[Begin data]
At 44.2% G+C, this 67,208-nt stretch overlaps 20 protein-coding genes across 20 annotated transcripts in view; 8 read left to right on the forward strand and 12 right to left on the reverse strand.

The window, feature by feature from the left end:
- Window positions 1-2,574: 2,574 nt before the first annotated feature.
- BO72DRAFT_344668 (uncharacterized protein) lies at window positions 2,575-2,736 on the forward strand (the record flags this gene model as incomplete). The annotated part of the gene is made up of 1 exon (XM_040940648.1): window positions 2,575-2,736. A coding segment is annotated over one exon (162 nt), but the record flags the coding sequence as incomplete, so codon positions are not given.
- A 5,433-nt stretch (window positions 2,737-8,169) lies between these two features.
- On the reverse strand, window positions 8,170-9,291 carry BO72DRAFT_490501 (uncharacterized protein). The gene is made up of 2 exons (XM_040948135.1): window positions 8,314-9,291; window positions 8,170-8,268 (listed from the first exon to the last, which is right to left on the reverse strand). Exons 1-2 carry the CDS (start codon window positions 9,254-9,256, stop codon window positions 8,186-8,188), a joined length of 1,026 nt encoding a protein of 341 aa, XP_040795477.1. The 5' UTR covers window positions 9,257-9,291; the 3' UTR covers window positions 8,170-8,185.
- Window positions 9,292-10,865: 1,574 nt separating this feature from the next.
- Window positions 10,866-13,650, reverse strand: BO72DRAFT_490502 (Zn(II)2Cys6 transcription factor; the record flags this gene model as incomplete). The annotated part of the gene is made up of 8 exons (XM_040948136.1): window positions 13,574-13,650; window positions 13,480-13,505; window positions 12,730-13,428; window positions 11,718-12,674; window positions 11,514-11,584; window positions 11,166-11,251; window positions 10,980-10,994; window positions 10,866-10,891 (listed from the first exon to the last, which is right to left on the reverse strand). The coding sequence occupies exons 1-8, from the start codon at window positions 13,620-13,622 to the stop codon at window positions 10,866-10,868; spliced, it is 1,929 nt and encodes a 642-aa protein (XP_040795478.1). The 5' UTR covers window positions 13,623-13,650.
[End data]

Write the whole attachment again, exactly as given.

At 44.2% G+C, this 67,208-nt stretch overlaps 20 protein-coding genes across 20 annotated transcripts in view; 8 read left to right on the forward strand and 12 right to left on the reverse strand.

The window, feature by feature from the left end:
- Window positions 1-2,574: 2,574 nt before the first annotated feature.
- BO72DRAFT_344668 (uncharacterized protein) lies at window positions 2,575-2,736 on the forward strand (the record flags this gene model as incomplete). The annotated part of the gene is made up of 1 exon (XM_040940648.1): window positions 2,575-2,736. A coding segment is annotated over one exon (162 nt), but the record flags the coding sequence as incomplete, so codon positions are not given.
- A 5,433-nt stretch (window positions 2,737-8,169) lies between these two features.
- On the reverse strand, window positions 8,170-9,291 carry BO72DRAFT_490501 (uncharacterized protein). The gene is made up of 2 exons (XM_040948135.1): window positions 8,314-9,291; window positions 8,170-8,268 (listed from the first exon to the last, which is right to left on the reverse strand). Exons 1-2 carry the CDS (start codon window positions 9,254-9,256, stop codon window positions 8,186-8,188), a joined length of 1,026 nt encoding a protein of 341 aa, XP_040795477.1. The 5' UTR covers window positions 9,257-9,291; the 3' UTR covers window positions 8,170-8,185.
- Window positions 9,292-10,865: 1,574 nt separating this feature from the next.
- Window positions 10,866-13,650, reverse strand: BO72DRAFT_490502 (Zn(II)2Cys6 transcription factor; the record flags this gene model as incomplete). The annotated part of the gene is made up of 8 exons (XM_040948136.1): window positions 13,574-13,650; window positions 13,480-13,505; window positions 12,730-13,428; window positions 11,718-12,674; window positions 11,514-11,584; window positions 11,166-11,251; window positions 10,980-10,994; window positions 10,866-10,891 (listed from the first exon to the last, which is right to left on the reverse strand). The coding sequence occupies exons 1-8, from the start codon at window positions 13,620-13,622 to the stop codon at window positions 10,866-10,868; spliced, it is 1,929 nt and encodes a 642-aa protein (XP_040795478.1). The 5' UTR covers window positions 13,623-13,650.